Races for two Napa County Board of Supervisors seats and other county offices have yet to attract a crowd, though candidates have until March 9 to step forward.
That’s the filing deadline for the June 5 election. As of Tuesday morning, all of the current office holders had filed or indicated they plan to file. No challenger had officially declared.
However, the Election Division reported farmer Cio Perez pulled papers and paid his candidate’s fee for the 3rd District supervisor race, which would pit him against incumbent Supervisor Diane Dillon. Perez could not be reached for a comment on Tuesday. He must file to make his candidacy official.
On the ballot are two offices that help decide the direction for Napa County government, the major regulatory overseer of world-famous wine country. They are the 1st District supervisor seat held by Brad Wagenknecht and the 3rd District seat held by Dillon.
Also on the ballot are the Sheriff-Coroner office held by John Robertson, the District Attorney’s office held by Allison Haley, the Assessor-Recorder-County Clerk office held by John Tuteur, the Auditor-Controller office held by Tracy Schulze and the Treasurer-Tax Collector office held by Tamie Frasier.
Challengers must pay a fee to run, given that the period to gather signatures in lieu of a fee has closed. Fees are 1 percent of the office’s annual salary and range from $2,278 for district attorney to $941 for supervisor.
Unless challengers step forward, voters in the June 5th election will have few choices to make. That would seem to belie the feisty climate at some county public hearings.
For example, Napa Vision 2050 has clashed with the direction the county Board of Supervisors has taken on various land use issues. Among other things, it has argued that the county is overemphasizing winery hospitality entertainment on agricultural lands.
Napa Vision 2050 President Dan Mufson said on Tuesday the coalition will not run candidates in the supervisors races. But he indicated the group is watching Perez’s possible candidacy for the 3rd District seat. Perez sits on the executive committee for Napa County Farm Bureau.
Wagenknecht, who has been a supervisor since 1999, didn’t spend last year creating a war chest for his 1st District seat. His election filings show he started the year with $9,545 and he raised no money.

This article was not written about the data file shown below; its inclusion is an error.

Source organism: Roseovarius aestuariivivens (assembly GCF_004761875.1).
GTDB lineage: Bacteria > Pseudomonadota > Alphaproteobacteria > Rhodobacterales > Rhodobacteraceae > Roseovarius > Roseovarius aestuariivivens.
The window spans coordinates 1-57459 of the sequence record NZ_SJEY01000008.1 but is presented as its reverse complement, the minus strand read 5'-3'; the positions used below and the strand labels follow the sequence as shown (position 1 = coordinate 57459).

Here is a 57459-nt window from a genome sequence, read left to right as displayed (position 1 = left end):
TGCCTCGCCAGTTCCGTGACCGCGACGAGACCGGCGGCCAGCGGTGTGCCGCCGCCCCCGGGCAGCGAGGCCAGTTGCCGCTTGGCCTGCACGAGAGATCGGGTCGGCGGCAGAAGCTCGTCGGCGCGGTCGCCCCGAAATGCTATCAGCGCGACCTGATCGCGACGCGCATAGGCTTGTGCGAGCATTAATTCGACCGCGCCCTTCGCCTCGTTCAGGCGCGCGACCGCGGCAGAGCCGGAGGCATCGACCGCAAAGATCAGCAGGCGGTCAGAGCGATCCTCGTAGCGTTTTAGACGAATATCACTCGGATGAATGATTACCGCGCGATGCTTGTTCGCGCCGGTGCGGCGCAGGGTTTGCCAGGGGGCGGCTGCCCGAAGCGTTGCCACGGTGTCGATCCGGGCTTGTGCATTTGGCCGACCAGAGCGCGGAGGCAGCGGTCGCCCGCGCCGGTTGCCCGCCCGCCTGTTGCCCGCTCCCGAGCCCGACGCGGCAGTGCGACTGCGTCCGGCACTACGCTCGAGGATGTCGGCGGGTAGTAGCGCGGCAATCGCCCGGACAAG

On Tuesday, Wagenknecht said he’ll probably have $15,000 to spend on the race. Some Napa County supervisor candidates in recent years raised more than $200,000.
“My style of campaigning is shoe leather on the ground and talking to folks,” Wagenknecht said.
He will raise more money if a challenger steps forward, he added.
Wagenknecht said he’s running for a sixth term because he’s involved in a lot of county issues. He mentioned fire recovery, the new veterans commission, emergency preparedness, road funding, a new jail and jail programs to reduce recidivism, flood control, wildlife corridors and continued support for the agricultural preserve.
“I’ve indicated this will be my last time running for the Board of Supervisors,” Wagenknecht said.
His 1st District includes much of downtown Napa, Browns Valley and the Carneros region.
Dillon has been a supervisor since 2003. She is running for a fifth term in a district that includes the northern edge of Napa, Yountville, St. Helena and Calistoga – the heart of Napa Valley.
She raised $54,772 in campaign contributions last year, with $49,087 coming in cash and $5,685 in non-monetary contributions. Combined with funds already on hand, she ended the year with a cash balance of $64,929, according to papers filed with the county Election Division.
Former Planning Commissioner Robert Fiddaman made the single largest contribution at $5,000. B&E Properties of St. Helena gave $2,500 and Thomas Futo of Oakville gave $2,200.
Among those donating $1,000 were Teaderman Business Park, LLC of Napa, Staglin Family Vineyard CEO Sharalyn Staglin, Trinchero Family Estates CEO Roger Trinchero, Patrick Roney of Vintage Wine Estates, Mike Thompson for Congress, vintner Charles McMinn and physician consultant Bradley Nichinson of St. Helena.
St. Helena Mayor Alan Galbraith gave $125. County Supervisor Belia Ramos, Wagenknecht and former Supervisor Virginia Simms each gave $100.
Dillon announced her candidacy last June.
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